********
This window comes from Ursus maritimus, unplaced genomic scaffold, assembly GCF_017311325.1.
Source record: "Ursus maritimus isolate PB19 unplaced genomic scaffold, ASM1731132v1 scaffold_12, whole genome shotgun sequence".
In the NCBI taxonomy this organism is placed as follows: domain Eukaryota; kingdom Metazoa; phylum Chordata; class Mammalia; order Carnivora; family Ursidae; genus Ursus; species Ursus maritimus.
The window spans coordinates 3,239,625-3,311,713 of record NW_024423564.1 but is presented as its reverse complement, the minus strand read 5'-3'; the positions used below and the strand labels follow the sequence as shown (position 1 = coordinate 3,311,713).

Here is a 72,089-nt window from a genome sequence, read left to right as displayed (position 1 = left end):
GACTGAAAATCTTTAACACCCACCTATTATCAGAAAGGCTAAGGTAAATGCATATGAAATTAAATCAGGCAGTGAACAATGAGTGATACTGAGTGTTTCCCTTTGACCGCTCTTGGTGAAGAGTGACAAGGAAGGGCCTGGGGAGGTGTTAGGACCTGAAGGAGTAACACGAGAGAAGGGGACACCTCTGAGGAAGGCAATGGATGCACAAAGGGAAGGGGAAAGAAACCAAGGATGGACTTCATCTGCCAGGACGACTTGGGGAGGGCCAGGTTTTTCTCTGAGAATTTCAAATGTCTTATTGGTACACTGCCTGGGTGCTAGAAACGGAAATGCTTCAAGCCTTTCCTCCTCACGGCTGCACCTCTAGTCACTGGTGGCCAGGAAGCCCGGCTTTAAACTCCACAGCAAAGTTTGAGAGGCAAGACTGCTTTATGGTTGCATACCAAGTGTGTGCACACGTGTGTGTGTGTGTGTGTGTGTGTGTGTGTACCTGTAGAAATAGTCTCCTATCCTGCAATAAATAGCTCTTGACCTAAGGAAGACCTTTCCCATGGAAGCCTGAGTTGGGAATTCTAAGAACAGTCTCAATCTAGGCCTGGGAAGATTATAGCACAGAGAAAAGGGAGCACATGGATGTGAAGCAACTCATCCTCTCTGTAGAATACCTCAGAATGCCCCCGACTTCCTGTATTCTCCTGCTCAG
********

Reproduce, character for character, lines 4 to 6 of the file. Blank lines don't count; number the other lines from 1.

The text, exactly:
The window spans coordinates 3,239,625-3,311,713 of record NW_024423564.1 but is presented as its reverse complement, the minus strand read 5'-3'; the positions used below and the strand labels follow the sequence as shown (position 1 = coordinate 3,311,713).

Here is a 72,089-nt window from a genome sequence, read left to right as displayed (position 1 = left end):
GACTGAAAATCTTTAACACCCACCTATTATCAGAAAGGCTAAGGTAAATGCATATGAAATTAAATCAGGCAGTGAACAATGAGTGATACTGAGTGTTTCCCTTTGACCGCTCTTGGTGAAGAGTGACAAGGAAGGGCCTGGGGAGGTGTTAGGACCTGAAGGAGTAACACGAGAGAAGGGGACACCTCTGAGGAAGGCAATGGATGCACAAAGGGAAGGGGAAAGAAACCAAGGATGGACTTCATCTGCCAGGACGACTTGGGGAGGGCCAGGTTTTTCTCTGAGAATTTCAAATGTCTTATTGGTACACTGCCTGGGTGCTAGAAACGGAAATGCTTCAAGCCTTTCCTCCTCACGGCTGCACCTCTAGTCACTGGTGGCCAGGAAGCCCGGCTTTAAACTCCACAGCAAAGTTTGAGAGGCAAGACTGCTTTATGGTTGCATACCAAGTGTGTGCACACGTGTGTGTGTGTGTGTGTGTGTGTGTGTGTACCTGTAGAAATAGTCTCCTATCCTGCAATAAATAGCTCTTGACCTAAGGAAGACCTTTCCCATGGAAGCCTGAGTTGGGAATTCTAAGAACAGTCTCAATCTAGGCCTGGGAAGATTATAGCACAGAGAAAAGGGAGCACATGGATGTGAAGCAACTCATCCTCTCTGTAGAATACCTCAGAATGCCCCCGACTTCCTGTATTCTCCTGCTCAG